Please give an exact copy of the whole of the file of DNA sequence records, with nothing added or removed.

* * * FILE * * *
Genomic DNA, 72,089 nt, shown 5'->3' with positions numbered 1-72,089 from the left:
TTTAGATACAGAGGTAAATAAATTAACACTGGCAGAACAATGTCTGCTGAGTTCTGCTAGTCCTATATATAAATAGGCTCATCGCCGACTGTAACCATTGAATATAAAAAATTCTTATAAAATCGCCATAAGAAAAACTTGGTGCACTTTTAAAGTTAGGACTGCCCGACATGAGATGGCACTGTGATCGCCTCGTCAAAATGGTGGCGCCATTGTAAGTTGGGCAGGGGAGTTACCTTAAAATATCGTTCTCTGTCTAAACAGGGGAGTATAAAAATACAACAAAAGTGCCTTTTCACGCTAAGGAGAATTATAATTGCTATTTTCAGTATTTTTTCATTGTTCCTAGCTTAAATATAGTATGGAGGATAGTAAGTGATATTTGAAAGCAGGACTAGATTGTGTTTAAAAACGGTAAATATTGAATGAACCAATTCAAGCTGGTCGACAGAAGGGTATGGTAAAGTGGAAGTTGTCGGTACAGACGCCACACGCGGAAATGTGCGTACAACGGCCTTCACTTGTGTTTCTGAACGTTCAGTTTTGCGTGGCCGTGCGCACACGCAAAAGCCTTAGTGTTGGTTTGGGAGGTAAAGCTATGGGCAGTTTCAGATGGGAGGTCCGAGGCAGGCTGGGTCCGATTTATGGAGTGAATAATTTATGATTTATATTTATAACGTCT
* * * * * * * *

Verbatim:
Genomic DNA, 72,089 nt, shown 5'->3' with positions numbered 1-72,089 from the left:
TTTAGATACAGAGGTAAATAAATTAACACTGGCAGAACAATGTCTGCTGAGTTCTGCTAGTCCTATATATAAATAGGCTCATCGCCGACTGTAACCATTGAATATAAAAAATTCTTATAAAATCGCCATAAGAAAAACTTGGTGCACTTTTAAAGTTAGGACTGCCCGACATGAGATGGCACTGTGATCGCCTCGTCAAAATGGTGGCGCCATTGTAAGTTGGGCAGGGGAGTTACCTTAAAATATCGTTCTCTGTCTAAACAGGGGAGTATAAAAATACAACAAAAGTGCCTTTTCACGCTAAGGAGAATTATAATTGCTATTTTCAGTATTTTTTCATTGTTCCTAGCTTAAATATAGTATGGAGGATAGTAAGTGATATTTGAAAGCAGGACTAGATTGTGTTTAAAAACGGTAAATATTGAATGAACCAATTCAAGCTGGTCGACAGAAGGGTATGGTAAAGTGGAAGTTGTCGGTACAGACGCCACACGCGGAAATGTGCGTACAACGGCCTTCACTTGTGTTTCTGAACGTTCAGTTTTGCGTGGCCGTGCGCACACGCAAAAGCCTTAGTGTTGGTTTGGGAGGTAAAGCTATGGGCAGTTTCAGATGGGAGGTCCGAGGCAGGCTGGGTCCGATTTATGGAGTGAATAATTTATGATTTATATTTATAACGTCT